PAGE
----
By Aila Boyd and Claire Kivior
Botetourt County held a Small Business Summit last Thursday at the Greenfield Education and Training Center in Daleville.
“The Board of Supervisors is so interested in small business development,” Gary Larrowe, the county administrator, said during the summit. He went on to note that the Botetourt County Economic Development Authority is equally invested in small business development.
“You need to think about the small businesses in order to create the big ones. You can’t just be one way,” he said.
He noted that he’s “thankful” for the leadership that Ken McFadyen, the director of economic development for Botetourt County, has demonstrated when it comes to nurturing small and big businesses alike.
At the Botetourt County Board of Supervisors meeting last month, McFadyen and Heather Fay, assistant director of economic developments for Botetourt County, discussed their department’s efforts to support local small businesses.
“We have a small business economy in our community,” said McFadyen, emphasizing the significance of small businesses in Botetourt County. As of 2017, there were over 750 small businesses in the area who employed an average 14 employees. Ninety-five percent of these businesses have 49 or fewer employees, and 77 percent of these businesses had 10 or fewer employees. Many of these companies offer professional services, or do construction, or retail. “There is no magic number in terms of what constitutes a small business is,” explains McFadyen. “It is what you intend it to be.”
McFadyen said that he wants to emphasize small businesses but still wants to ensure that larger businesses will not be forgotten. In the past, he said, the county’s Economic Development Department has done a good job supporting larger businesses.
“Primary services we can provide to our small businesses include technical assistance with planning, financial planning and accounting, marketing assistance and related types of supports,” McFaylen continued. To do so, they partnered with outside organizations for assistance.
McFadyen explained that the number one reason why small businesses fail is because of a limited cash flow. “We must assist our business in these challenges and overcome these obstacles,” says McFadyen.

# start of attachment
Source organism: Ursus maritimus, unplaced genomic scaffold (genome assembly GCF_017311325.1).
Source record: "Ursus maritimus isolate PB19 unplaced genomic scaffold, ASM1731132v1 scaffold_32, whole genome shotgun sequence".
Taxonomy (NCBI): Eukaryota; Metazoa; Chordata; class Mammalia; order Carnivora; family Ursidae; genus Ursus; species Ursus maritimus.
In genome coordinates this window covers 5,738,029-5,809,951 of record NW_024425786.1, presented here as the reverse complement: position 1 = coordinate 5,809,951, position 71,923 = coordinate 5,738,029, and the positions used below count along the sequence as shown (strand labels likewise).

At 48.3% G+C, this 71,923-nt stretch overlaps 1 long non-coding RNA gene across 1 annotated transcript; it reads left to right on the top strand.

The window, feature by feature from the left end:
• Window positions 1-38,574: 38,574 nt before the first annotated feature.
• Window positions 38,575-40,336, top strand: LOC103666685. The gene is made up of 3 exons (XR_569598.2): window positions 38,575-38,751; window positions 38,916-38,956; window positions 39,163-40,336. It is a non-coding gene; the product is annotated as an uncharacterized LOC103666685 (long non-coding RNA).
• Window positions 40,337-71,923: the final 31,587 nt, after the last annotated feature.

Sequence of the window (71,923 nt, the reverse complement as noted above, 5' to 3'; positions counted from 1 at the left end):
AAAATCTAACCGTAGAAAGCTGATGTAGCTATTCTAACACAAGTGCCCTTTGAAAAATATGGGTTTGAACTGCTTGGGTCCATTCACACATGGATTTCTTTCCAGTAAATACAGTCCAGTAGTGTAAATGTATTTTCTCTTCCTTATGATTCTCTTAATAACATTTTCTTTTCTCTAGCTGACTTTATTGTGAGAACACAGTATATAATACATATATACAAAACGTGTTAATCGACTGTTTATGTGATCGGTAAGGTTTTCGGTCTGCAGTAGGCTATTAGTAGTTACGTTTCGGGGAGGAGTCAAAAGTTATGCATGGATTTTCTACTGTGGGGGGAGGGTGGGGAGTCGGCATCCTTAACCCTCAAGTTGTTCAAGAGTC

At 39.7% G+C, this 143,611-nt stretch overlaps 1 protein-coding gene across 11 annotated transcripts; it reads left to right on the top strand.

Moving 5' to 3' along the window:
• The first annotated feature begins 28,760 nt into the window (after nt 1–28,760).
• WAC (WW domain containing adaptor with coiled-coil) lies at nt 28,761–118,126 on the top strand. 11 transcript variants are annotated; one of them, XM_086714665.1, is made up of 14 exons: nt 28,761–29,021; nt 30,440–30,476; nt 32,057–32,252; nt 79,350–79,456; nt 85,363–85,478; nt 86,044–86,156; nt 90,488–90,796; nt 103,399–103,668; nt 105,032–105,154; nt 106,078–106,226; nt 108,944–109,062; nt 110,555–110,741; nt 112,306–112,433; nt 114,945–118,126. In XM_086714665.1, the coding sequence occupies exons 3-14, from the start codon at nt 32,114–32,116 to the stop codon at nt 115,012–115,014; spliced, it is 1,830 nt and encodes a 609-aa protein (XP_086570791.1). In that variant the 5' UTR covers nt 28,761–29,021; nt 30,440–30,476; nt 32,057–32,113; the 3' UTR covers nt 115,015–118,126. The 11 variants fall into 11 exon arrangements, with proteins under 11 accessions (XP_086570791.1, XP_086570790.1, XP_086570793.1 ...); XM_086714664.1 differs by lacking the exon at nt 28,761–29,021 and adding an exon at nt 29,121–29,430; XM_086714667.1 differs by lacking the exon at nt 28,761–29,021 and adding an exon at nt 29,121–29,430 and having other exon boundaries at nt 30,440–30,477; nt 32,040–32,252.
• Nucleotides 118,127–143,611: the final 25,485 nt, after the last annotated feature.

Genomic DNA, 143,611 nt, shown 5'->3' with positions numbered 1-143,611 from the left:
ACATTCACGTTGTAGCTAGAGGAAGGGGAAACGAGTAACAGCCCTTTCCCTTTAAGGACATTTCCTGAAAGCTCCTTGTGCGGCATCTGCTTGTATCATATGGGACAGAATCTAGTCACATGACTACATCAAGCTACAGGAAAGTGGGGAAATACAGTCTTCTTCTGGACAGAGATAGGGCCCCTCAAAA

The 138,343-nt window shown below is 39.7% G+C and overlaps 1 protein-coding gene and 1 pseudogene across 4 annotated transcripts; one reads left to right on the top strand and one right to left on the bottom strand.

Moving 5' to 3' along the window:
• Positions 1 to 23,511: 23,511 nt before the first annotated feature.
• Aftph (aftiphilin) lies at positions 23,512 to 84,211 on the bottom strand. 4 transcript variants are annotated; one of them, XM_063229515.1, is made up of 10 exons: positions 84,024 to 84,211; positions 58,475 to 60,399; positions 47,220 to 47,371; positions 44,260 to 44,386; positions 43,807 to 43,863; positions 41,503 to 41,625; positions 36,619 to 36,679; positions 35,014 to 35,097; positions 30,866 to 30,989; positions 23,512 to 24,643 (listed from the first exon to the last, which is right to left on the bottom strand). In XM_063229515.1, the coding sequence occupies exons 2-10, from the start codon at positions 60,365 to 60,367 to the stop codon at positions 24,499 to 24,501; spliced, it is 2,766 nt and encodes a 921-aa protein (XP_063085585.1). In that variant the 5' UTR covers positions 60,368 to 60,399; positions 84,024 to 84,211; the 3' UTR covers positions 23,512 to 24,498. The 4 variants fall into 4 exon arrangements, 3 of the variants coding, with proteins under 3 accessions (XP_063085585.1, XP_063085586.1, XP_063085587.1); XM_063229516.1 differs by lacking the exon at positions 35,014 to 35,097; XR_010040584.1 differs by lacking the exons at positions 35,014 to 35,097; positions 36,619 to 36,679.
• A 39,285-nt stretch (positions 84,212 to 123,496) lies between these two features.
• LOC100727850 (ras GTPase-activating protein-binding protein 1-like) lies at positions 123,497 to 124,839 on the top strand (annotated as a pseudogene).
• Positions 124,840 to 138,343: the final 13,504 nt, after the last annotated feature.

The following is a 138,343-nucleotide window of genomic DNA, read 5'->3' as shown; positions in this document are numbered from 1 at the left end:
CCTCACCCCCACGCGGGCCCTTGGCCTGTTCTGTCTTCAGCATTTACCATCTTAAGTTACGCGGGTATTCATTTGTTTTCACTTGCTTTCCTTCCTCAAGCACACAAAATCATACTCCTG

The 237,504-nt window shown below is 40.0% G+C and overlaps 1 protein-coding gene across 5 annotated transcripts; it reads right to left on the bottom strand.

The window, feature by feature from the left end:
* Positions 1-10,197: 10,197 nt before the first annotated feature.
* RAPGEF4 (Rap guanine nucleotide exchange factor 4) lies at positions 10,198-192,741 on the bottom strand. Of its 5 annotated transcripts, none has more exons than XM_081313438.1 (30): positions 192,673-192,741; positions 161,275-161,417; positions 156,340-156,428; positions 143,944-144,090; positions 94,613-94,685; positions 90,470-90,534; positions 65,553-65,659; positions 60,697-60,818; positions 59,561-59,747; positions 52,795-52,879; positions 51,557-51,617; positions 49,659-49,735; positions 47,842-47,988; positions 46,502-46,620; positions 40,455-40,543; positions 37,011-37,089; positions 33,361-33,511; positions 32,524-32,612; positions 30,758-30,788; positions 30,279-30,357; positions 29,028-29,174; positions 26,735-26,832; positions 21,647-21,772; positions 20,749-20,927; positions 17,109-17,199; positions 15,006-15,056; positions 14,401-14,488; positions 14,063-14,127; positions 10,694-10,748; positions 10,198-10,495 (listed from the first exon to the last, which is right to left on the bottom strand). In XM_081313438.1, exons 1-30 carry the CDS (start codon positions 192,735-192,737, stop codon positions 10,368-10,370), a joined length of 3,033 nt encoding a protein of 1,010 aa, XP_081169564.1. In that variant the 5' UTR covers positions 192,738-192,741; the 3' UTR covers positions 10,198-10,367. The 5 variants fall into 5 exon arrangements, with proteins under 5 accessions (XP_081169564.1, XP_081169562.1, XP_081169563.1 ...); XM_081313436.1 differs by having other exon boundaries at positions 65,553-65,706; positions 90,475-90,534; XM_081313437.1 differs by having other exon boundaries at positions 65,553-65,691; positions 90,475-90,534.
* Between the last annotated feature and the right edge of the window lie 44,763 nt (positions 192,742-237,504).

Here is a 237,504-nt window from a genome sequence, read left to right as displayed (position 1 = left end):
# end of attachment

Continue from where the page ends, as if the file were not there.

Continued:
To combat this issue, the Economic Development Department is introducing a small business incentive program. According to McFadyen, the goal of the incentive program is to “decrease potential failure rates and increasing the likelihood of success in our small businesses.” To do so, the Economic Development Department plans to “connect Botetourt businesses with legal and accounting services, decrease the chance of failure and increase the likelihood of success of the business, and facilitate ongoing professional relationships among businesses.”
The incentive program will allocate $500 per client, Botetourt County residents or Botetourt County licensed business operators, to be used in attorney and accountant fees. That’s approximately two to three hours with an accountant to set up their books, and two for an attorney to file articles of incorporation. The department’s budget through the end of the year will accept 11 qualifying small businesses for this grant. The department believes the grant is a worthy investment. McFadyen wants the grant program to be as inclusive as possible, so the program will have pre-established rates with accountants and attorneys who are interested in participating in the area. He also noted that the assumption is that clients will be recommended to apply for the incentive by one of the small business development entities in the area. “They will need to have a business plan and be poised and ready for that next step which will be facilitated by an attorney or an accountant,” he said.
The selection process will ensure that the 11 businesses are “bankable,” McFadyen said. If more than 11 qualified small businesses apply, McFadyen agreed that he will come back before the Board of Supervisors and request that additional funds be allocated. An average of 20 Botetourt-based businesses are going through some sort of small business development program annually, he said in order to shed light on the number of businesses that will potentially be eligible for the incentive each year.
To simplify matters more for business owners, a lending resource directory for Botetourt County businesses was created. “We have been working with local and state lenders to develop a further relation with these folks,” Fay described. “We have developed a Botetourt business lending resource directory…working with each lender to develop the data.”
The lending resource directory provides a broad overview of each lender and what resources that they currently provide. Fay hopes that the directory will be used as “a tool used to encourage conversation among our current and future small business owners pursuing financial options, regional entrepreneurship partners.”
The lenders “reviewed and provided data for us. They have been incredibly curious about other opportunities…. continuing to encourage and promote small business opportunities in the county,” explained Fay. “They have all been great to work with and continue to help us grow.”
Both McFadyen and Fay, as well as the rest of the department are working hard to eliminate any roadblocks for small business in Botetourt. With the continuous expansion of the incentive program, they hope Botetourt will prove to be a thriving economic center for small businesses.